After becoming the destroyer of mead halls, Grendel notices Wealtheow, who becomes the greatest challenge to his sartrean values. “She was beautiful, as innocent as dawn on winter hills. She tore me apart as once the Shaper’s song had done” (102). Grendel is enchanted by her beauty and enraged when she is forced to serve even the lowest of the men. He realizes that she symbolizes the idea of moral bsolutes and Christian values. She sacrifices herself in order to save her people and family from war by becoming a peace weaver. She also acts selflessly and is a constant source of comfort to people. The queen smiled. Impossibly, like roses blooming in the heart of December, she said, “That’s past” (104). When the soldiers make fun of Unferth for killing his brothers, she goes up to him offering forgiveness. She symbolizes Christ, who is also born in December and is the epitome of what it means to be Christian. Grendel says, “l had seen the dragon. Ashes to ashes. And yet I was teased tortured by the red of her hair and set of her chin and the white of her shoulders— teased toward disbelief in the dragon’s truths” (108).

He is tempted to stray from the dragon’s views, because of how Wealtheow contradicts the dragon’s sartrean beliefs. Gardner portrays Wealtheow this way to show how Grendel remains inexorable in his sartrean and nihilistic beliefs even after she disproves them. Near the end of the novel, Grendel is presented yet another chance to change his sartrean and nihilistic ways through the arrival of Beowulf, who Gardner portrays as he epitome of Martin Buber’s beliefs. Buber believed that although one does not know if God is true, life is sacred and one must make a leap of faith to confirm or negate the idea of God.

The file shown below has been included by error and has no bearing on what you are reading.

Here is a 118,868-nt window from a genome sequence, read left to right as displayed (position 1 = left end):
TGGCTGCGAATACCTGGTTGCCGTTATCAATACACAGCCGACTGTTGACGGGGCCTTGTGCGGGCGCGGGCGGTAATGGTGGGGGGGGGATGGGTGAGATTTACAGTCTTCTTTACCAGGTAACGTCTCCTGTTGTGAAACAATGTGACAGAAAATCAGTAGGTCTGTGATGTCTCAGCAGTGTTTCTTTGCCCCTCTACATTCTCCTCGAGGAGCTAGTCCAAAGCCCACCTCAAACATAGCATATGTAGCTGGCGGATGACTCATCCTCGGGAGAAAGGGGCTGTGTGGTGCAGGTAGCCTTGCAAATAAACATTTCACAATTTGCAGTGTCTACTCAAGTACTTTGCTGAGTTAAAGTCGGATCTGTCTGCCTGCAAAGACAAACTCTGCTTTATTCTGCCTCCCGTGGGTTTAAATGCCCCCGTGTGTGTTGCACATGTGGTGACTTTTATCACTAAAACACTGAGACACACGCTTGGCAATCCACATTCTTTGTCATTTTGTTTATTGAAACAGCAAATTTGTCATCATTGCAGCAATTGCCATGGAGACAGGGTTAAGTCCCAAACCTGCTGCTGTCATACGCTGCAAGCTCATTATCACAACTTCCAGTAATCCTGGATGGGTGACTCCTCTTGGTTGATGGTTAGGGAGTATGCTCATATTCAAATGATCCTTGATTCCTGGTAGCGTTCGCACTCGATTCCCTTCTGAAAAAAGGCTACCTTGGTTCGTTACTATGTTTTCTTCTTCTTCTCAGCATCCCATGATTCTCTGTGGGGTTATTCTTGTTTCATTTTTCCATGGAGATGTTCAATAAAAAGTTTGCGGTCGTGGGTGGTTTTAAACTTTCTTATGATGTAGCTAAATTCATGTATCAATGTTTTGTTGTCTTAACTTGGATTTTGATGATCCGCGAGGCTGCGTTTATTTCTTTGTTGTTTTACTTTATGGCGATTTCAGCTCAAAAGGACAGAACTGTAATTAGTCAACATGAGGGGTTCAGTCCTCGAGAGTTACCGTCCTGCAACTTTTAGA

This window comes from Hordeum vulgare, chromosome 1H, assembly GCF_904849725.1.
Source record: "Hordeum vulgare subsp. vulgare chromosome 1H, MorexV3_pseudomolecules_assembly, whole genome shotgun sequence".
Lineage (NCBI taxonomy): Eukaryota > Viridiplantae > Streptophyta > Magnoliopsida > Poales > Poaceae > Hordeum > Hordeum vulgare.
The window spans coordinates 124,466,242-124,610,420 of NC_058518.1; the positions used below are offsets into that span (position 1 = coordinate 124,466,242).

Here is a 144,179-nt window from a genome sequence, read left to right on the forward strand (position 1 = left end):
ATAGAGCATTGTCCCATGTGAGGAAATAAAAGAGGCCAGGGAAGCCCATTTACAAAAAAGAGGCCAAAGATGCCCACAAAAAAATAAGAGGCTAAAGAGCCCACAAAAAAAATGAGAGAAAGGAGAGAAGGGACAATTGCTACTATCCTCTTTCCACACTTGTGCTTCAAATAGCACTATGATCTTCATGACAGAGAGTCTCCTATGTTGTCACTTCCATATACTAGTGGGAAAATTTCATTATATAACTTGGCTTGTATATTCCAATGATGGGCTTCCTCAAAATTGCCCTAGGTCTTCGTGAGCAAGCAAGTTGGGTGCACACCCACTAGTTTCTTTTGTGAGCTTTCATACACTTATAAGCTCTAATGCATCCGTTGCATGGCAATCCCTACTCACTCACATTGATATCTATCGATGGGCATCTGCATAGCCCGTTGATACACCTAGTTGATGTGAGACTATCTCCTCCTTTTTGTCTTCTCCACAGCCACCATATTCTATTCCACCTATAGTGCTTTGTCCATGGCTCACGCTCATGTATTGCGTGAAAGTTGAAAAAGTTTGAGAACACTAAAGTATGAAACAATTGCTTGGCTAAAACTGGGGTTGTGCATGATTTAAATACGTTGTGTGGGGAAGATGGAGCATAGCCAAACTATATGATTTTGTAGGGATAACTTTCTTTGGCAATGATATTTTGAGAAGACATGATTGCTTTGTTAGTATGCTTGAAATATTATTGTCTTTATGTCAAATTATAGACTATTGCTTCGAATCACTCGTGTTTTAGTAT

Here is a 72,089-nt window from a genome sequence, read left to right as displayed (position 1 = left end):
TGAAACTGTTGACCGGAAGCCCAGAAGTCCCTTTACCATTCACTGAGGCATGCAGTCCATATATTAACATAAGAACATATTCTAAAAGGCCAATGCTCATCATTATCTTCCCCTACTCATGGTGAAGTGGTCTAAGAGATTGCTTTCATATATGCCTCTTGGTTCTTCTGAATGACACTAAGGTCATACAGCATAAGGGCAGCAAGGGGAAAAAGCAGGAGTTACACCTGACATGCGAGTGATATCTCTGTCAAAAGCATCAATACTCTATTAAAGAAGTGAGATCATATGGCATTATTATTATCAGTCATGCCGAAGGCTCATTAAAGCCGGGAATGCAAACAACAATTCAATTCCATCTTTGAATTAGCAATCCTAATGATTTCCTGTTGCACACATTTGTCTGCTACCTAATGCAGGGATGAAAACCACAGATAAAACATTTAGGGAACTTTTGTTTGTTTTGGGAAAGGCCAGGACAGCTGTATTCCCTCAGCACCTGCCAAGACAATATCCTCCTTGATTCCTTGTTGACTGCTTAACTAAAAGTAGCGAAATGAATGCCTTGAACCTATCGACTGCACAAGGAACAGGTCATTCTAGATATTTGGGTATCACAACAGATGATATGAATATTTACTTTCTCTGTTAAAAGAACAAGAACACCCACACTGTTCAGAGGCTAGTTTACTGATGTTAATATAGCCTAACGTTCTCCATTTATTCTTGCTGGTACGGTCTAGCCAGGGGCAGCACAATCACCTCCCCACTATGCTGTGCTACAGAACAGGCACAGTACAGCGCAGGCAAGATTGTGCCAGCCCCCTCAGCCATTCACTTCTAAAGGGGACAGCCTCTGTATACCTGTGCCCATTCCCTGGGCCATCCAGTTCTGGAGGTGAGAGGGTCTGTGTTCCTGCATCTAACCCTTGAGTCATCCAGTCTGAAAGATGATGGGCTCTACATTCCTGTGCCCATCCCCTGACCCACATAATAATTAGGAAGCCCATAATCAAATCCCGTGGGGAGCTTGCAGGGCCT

Beowulf constantly gives Grendel a chance to change his mind. He says, “It’s coming, my brother. Believe it or not. Though you murder the world, turn plains to stone transmogrify life into I and it, strong searching roots will cracker your cave and rain will cleanse it” (170). He calls Grendel his brother even though they are enemies. He also demonstrates Buber’s ideas of I and thou, where verything is precious and meaningful. But when Grendel refuses to change his perspective, Beowulf has no choice but to kill Grendel. “My promise. Time is the mind, queens).

By that I kill you” (170). References to the Shaper, Hrothgar’s men, Beowulf himself, and Wealtheow are made because they all try to show Grendel how moral absolutes triumph over the moral relativism expressed by sartrean beliefs. They try to convince Grendel that there is a purpose to the universe and how God does exist. Grendel is Just too blind and ignorant to see it, which ultimately leads to his downfall. Gardner uses Beowulf and Grendel’s death to signify how Grendel is a condemnation of the moral relativism evidenced by Jean Paul Sartre’s ideas of atheistic existentialism.

The Universe does have a purpose and I concur with John Gardner that there are moral absolutes. There is a right and a wrong, and a difference between good and bad. There is a difference between cheating on a test to get an A and studying for 5 hours to get the same grade. Sartre’s existentialism grouped both good and bad together. Sartre would classify Adam Lanza, the shooter in Connecticut who caused he deaths of 26 innocent people with people like Mother Teresa, who spent their lives trying to make a difference.

I think that humans have free will and it is their choice to live their life how they want based on the decisions they make. I had a chance to either play tennis or baseball well so when I chose tennis, my life changed dramatically. I have no regrets. There is a purpose to life and it is one’s own choice to figure what it is and what to do with it. Although finding one’s purpose might take years or even decades, taking a leap of faith is necessary because in the end, nothing is certain.